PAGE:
The ’90s was the golden period for the land of the rising sun. Japanese carmakers were coming up with beautiful, highly desirable sports cars. Nissan had their 300ZX and the powerful R32-R34 Skyline GT-R models, while Honda shocked European rivals with the Acura (Honda) NSX. Mazda came up with the absolutely insane rotary-powered RX-7, while Toyota made the legendary Toyota Supra, to mention a few.
The best reason to buy JDM sports cars is they’re mostly available for reasonable prices. While this has been true for a long time, prices of highly sought Japanese sports cars from the ’90s have highly increased over the past decade. They’ve reached a point where most of these iconic classics are unobtainable for many car enthusiasts. Luckily, there are used cars from Japan with powerful engines for those on a tight budget that want a sporty JDM machine. Here are 10 cheap JDM sports cars that pack a punch.
10 Honda Integra Type R DC5 ($7,030+) – 217 HP
It’s a no-brainer that you get a Type R-badged model if you want a fast, powerful, high-performing Honda sports car. The “Type R” designation needs no introduction; it reigns supreme over all others in the Honda alphabet. With prices of the Acura NSX and the Civic Type R hatchback through the roof, go for the 2002-2006 Type R version of the fourth-generation Honda Integra DC5.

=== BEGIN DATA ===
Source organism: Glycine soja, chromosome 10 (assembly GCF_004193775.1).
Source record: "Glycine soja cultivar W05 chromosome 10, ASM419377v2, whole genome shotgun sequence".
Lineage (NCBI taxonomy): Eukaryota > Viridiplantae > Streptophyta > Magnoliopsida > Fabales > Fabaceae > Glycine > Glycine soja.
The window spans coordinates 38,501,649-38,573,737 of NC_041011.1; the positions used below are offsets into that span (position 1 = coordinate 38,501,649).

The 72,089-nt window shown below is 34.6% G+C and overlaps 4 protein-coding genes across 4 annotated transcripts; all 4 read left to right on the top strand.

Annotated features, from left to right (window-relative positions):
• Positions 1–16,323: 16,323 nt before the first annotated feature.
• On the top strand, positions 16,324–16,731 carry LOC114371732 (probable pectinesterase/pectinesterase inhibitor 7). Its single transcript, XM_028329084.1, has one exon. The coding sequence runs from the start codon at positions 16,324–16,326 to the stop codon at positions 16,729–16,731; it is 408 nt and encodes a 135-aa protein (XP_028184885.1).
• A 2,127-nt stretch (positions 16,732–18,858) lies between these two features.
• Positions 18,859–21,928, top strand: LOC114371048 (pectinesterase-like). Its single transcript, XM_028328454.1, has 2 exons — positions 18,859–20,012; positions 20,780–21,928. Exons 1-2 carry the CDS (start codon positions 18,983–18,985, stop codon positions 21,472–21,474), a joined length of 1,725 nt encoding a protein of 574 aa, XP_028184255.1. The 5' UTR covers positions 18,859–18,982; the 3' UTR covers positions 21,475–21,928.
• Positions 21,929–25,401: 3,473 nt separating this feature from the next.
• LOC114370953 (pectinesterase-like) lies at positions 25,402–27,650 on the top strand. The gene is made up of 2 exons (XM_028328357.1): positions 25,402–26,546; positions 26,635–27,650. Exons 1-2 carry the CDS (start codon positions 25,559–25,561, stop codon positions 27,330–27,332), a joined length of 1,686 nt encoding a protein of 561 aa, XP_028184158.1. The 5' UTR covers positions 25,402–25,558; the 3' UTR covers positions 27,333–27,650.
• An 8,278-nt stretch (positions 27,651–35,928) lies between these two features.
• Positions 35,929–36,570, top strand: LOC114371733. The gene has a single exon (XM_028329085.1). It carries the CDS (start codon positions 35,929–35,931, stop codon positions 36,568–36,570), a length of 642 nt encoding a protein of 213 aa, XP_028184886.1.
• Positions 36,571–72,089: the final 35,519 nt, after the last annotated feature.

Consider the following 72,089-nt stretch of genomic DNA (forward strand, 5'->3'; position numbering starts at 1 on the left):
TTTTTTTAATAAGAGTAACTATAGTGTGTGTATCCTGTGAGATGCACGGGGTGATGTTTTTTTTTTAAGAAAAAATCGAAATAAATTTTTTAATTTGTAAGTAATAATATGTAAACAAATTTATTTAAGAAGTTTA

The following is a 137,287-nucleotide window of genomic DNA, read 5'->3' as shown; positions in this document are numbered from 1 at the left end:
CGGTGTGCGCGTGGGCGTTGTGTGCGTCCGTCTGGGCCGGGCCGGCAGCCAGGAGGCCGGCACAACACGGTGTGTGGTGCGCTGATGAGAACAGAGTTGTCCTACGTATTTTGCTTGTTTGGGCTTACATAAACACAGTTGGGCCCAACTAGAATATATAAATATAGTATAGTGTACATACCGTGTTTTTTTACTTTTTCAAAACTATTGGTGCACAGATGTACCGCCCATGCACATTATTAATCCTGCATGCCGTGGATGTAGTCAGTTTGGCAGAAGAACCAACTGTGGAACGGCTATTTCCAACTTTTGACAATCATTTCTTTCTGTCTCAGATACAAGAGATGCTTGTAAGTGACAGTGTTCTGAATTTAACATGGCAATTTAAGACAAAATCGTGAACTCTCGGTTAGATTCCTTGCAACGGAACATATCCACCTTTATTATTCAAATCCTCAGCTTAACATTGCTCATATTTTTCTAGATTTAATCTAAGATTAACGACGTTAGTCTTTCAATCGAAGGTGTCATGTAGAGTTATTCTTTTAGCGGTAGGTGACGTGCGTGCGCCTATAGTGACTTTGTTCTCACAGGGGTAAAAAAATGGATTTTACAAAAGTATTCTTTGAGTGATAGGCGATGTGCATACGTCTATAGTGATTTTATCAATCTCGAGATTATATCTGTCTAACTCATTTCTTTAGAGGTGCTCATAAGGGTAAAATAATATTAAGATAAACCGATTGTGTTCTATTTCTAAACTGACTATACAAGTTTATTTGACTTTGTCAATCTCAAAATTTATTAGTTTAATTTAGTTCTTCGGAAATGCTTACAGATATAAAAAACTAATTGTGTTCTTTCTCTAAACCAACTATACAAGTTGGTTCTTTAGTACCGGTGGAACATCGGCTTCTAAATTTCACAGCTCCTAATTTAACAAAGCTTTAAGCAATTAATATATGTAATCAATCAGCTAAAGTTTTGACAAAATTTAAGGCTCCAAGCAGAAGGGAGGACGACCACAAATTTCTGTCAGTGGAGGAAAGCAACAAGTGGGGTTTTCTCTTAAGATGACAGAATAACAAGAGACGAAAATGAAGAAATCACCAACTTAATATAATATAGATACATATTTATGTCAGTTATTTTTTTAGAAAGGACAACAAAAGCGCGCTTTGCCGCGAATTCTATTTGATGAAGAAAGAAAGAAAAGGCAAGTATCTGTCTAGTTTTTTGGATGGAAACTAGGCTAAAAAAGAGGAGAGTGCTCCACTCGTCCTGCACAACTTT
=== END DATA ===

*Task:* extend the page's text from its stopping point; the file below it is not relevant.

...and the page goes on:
Known for its razor-sharp handling, the Honda Integra Type-R DC5 will mesmerize you with its sporty manners. A robust 217 horsepower is also at your disposal from its spirited 2.0-liter DOHC i-VTEC four-cylinder K20A engine, coupled to a six-speed close-ratio manual. Originally, only delivered within Japan (2002-2006), it’s a very affordable JDM sports car to bring to the USA.
9 Mitsubishi GTO Twin-Turbo ($8,550+) – 276 HP
While many of its ’90s counterparts have recently been fetching outrageous six-figure sums, the Mitsubishi GTO has largely flown under the radar. The Mitsubishi GTO was the JDM-only version of the Mitsubishi 3000GT, a good choice if you’re looking for a powerful yet affordable JDM sports car.
The Mitsubishi GTO included the same cutting-edge technology and features as the 3000GT VR-4 and almost the same engine options. The most powerful Mitsubishi GTO had a twin-turbocharged version of the 3.0-liter V6 delivering 276 horsepower, linked to a six-speed manual. It can be yours for as low as $8,550 in the Japanese market.
8 Toyota MR2 GT-S ($12,319+) – 245 HP
Launched in 1984 as a relatively cheap two-seater, mid-engine, and rear-drive sports car, the Toyota MR2 proved irresistible. It also boasted good reliability and low maintenance costs, but never had much muscle until the SW20 generation. The second-generation Toyota MR2 arrived in 1989, bigger, more practical, comfortable, and luxurious, necessitating a more potent turbo engine.